When he received the diagnosis, Jordan “kept it a secret” because he “didn’t want to get made fun of like people do in high school.” He “kept it on the down low,” and just his family was brought into the fold. A conversation with his grandfather, Pap, who is battling cancer, inspired Jordan to become more open about having Klinefelter Syndrome. Pap told Jordan he “shouldn’t be embarrassed about anything in [his] life,” which Jordan “took into consideration.” After the realization he was no longer bound by what others thought of him, Jordan’s attitude “totally changed, and [he’s] fine with speaking out and talking to people.” He’s now able to openly talk about having Klinefelter Syndrome, and what it’s like to live with XXY. 

Within the last year, Jordan has found himself caring less about what others would think of the diagnosis, making him more comfortable coming out about his diagnosis outside of his immediate family. He was “telling everybody that [he] had Klinefelter” and found they didn’t “think anything different,” which was “a good thing.” When asked how it felt to get a positive response when confiding his diagnosis in someone, Jordan related it was “relieving” to not be judged over something that can’t be controlled, and has to be lived with. 

On his forearm, Jordan demonstrated his pride in his diagnosis by tattooing the Living With XXY emblem. When he first began discussing his diagnosis more publicly, he reached out to Ryan Bregante to ask if he could get the foundation’s logo as a tattoo. When recalling the visit to the tattoo parlor and how he was asked if he wanted the image small, Jordan laughed and said, “No, I want it big so everyone can see it.” Jordan got the tattoo to put his diagnosis “out there” so he isn’t “hiding anything.” People ask about the meaning behind the design, which provides an opportunity for Jordan to share information about Klinefelter Syndrome. His second tattoo serves as a reminder to “not dwell in the past, and just keep moving forward,” which is a mantra he utilizes when his chronic depression strikes. The tattoo reminds him to “keep pushing forward instead of going back to the past” when things are tough.

In addition to Klinefelter Syndrome, Jordan lives with other chronic conditions. After experiencing widespread pain “all over [his] body”, he underwent a series of tests to determine the cause. Through a process of elimination, which is how fibromyalgia is generally determined, it was concluded that was the source of his pain. He was told by his doctors, “We think your pain is fibromyalgia, and there’s nothing you can do.” One of the symptoms Jordan experienced with fibromyalgia is difficulty with his memory, and finds he can “only remember certain stuff.” Occasionally, Jordan finds himself struggling to communicate his thoughts, as well as experiences lapses in memory, for which he plans to undergo further medical testing.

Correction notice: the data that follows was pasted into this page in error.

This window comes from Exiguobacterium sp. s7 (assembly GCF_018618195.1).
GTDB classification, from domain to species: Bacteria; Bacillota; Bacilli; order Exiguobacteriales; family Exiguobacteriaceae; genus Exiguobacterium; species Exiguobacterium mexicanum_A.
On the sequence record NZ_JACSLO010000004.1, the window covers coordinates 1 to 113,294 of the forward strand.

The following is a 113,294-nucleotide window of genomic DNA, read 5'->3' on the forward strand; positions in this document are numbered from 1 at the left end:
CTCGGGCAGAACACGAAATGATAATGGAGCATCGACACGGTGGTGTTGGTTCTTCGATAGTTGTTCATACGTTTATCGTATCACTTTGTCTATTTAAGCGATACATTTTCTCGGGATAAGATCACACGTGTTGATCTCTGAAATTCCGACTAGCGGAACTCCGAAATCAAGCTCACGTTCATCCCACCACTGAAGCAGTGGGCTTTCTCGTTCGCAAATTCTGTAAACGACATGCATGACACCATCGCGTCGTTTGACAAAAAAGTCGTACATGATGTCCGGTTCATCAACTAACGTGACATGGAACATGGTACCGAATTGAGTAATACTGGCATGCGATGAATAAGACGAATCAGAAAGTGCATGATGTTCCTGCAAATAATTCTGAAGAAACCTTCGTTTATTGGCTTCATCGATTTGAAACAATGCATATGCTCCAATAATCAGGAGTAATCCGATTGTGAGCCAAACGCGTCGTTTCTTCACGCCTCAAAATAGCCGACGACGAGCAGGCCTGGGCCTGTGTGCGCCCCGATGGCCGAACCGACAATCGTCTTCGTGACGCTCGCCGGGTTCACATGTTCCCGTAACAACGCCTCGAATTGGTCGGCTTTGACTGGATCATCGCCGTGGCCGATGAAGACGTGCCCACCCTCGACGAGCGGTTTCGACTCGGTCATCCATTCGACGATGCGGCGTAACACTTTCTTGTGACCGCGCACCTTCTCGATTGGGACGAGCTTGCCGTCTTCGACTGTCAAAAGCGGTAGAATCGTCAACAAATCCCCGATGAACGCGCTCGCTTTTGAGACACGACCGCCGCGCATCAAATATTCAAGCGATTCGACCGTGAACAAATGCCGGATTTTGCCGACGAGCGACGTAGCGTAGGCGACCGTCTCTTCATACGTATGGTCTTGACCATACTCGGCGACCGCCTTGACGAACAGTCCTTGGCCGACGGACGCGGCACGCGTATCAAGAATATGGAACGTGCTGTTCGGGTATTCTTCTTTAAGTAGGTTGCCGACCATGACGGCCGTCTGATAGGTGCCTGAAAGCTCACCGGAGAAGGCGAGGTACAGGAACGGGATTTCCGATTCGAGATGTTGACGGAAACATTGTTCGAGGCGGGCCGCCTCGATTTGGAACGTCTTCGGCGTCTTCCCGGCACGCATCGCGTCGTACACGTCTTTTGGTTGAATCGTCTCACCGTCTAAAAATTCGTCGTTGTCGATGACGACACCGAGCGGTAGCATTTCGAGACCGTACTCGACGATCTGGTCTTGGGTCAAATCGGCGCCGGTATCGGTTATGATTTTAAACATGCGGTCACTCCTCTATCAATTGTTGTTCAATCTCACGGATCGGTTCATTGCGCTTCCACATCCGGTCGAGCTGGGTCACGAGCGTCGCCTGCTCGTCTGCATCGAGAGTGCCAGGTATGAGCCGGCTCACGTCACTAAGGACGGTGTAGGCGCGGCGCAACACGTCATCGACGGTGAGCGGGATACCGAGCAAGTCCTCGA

Following high school, Jordan began experiencing depression. In an effort to “cover it up” Jordan sought coping mechanisms, such as hanging out with friends, or other activities to keep his mind occupied. However, an incident that occurred when he was 14 bothered him throughout the years, and he didn’t disclose it to anyone until he was 21. After seven years of carrying the weight of his secret, Jordan finally unburdened himself to his mother, and was able to seek counseling. Jordan was frank about what triggered his depression, including not being able to work and move about freely due to the COVID-19 restrictions. 

Jordan enjoys hanging out with friends, going out to eat, and doing fun activities that keep his mind occupied. One of his favorite activities is spending time riding his motorcycle, and Jordan reminded others to pay attention to bike riders when on the road. He’s spent some time getting to know more about his bike, as well as doing some of the light mechanical work. Jordan is skilled at hands-on tasks, such as cleaning and organizing. He’s also big into music, and enjoys a variety of styles, particularly artists and songs with a deeper meaning that he can connect with.

Jordan’s advice to other men being diagnosed with Klinefelter Syndrome is succinct, but hopeful. He said, “It’s nothing you should be ashamed of, at all. Just move forward with your life, do the things you love, don’t let anything hold you back.”